Published: 18/07/2022 By ECAPSolid economic data for May published last week in the UK, notably the May GDP print which came in at 0.5% against a 0.1% forecast figure. However the data did very little to help the pound, which fell against every G10 peer, except the Japanese yen. CPI data due out on Wednesday is likely to rise to yet another multi-decade record, which together with the hawkishness suggested by recent Bank of England speeches would validate markets expectation for a double-sized 50 bp hike in August. The labour market report this week will also tell us whether second round inflationary effects are becoming evident in the wage-setting process. The PMIs of business activity will bookend this extremely busy week, and consensus expects them to all remain safely within expansionary levels.
The European Central Bank (ECB) are due to hold their meeting on Thursday, the Nord stream one gas pipeline is scheduled to restart gas deliveries on the same day, which could make for some seriously volatile trading. Investors are concerned that the 10-day maintenance period could be delayed beyond this date. The market is set on a 25 bp hike on Thursday, which would open a window for the ECB to surprise markets and begin to restore its inflation-fighting credibility. But perhaps more important than the actual policy move will be the level of unanimity that is achieved around the anti-financial fragmentation toolkit, which is a euphemism for restarting the purchase of weak peripheral bonds using freshly printed euros. This promises to be one of the busiest trading weeks in many months for the common currency.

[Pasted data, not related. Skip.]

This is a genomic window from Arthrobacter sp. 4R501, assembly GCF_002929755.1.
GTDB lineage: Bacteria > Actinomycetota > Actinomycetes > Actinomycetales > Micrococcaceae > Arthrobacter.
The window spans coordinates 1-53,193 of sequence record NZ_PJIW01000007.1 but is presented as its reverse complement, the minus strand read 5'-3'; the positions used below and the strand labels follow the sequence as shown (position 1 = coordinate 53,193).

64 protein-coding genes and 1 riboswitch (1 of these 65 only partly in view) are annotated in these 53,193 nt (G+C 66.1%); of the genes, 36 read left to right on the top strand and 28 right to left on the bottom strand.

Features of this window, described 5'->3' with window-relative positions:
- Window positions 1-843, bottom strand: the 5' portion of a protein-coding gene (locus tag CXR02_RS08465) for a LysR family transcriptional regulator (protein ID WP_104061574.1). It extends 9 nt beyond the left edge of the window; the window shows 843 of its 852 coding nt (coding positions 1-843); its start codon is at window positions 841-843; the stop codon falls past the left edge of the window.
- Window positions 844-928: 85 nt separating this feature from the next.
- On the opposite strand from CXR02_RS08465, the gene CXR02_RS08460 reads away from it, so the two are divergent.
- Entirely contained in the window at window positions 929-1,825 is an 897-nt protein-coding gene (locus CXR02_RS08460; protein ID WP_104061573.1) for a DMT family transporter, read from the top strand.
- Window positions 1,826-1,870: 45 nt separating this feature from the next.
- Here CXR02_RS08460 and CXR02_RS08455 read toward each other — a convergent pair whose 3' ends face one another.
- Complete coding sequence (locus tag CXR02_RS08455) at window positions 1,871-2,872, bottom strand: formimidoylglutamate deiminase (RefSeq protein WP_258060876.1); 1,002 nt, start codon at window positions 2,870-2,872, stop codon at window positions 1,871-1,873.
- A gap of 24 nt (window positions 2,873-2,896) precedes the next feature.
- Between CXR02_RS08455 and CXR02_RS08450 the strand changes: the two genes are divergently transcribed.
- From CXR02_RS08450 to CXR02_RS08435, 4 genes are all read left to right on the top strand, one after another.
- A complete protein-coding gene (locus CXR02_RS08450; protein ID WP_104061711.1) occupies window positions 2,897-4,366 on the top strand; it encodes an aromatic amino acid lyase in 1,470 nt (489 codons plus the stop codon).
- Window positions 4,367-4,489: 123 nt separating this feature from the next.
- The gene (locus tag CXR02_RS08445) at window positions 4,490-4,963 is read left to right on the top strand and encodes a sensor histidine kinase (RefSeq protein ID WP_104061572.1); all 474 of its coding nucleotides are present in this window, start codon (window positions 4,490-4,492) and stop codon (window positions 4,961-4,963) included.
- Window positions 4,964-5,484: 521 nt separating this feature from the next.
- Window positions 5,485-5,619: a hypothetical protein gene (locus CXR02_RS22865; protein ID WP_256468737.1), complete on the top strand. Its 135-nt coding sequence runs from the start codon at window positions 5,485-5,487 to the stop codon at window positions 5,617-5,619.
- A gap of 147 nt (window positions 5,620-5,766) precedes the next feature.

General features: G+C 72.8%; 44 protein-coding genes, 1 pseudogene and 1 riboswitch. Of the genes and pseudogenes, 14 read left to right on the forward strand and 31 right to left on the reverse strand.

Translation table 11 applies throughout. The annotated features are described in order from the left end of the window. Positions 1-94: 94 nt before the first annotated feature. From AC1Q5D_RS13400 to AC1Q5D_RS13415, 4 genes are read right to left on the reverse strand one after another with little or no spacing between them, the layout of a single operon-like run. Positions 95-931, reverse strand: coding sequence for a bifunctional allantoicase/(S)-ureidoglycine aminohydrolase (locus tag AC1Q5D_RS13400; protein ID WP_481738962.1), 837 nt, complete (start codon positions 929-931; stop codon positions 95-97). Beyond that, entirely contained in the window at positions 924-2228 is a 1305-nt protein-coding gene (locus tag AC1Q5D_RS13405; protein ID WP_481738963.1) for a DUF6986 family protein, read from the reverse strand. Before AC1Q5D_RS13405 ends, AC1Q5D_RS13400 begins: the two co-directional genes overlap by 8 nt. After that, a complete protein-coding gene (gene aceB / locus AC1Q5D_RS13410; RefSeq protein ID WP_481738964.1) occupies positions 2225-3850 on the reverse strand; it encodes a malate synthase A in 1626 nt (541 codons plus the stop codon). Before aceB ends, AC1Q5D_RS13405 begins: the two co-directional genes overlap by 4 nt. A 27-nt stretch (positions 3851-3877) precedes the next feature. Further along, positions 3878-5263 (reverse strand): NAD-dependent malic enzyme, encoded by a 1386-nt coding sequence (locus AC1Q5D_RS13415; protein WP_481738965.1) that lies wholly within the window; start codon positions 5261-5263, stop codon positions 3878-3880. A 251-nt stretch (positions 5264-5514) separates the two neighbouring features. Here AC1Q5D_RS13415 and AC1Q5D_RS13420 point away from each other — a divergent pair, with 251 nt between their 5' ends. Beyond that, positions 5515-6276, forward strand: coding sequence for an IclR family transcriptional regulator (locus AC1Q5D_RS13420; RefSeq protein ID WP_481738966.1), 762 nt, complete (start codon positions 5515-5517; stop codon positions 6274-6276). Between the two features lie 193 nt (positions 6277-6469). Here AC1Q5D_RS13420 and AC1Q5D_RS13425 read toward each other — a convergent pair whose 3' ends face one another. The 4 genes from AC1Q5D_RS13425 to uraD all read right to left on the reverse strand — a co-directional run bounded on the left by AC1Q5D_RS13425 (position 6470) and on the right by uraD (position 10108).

The hopes that inflation in the US has seen its peak, which were fanned by last month's PCE report, were dashed by another unpleasant surprise in the June CPI report. However, contrary to forecasts we think that hikes of more than 75 bps are unlikely, and markets have got ahead of themselves in pricing their likelihood, and the scorching dollar rally is becoming vulnerable to a correction in those expectations. This week, the dollar will cede the spotlight to other currencies, particularly the euro, as only second-tier data gets published. For once, the dollar should trade off of developments elsewhere.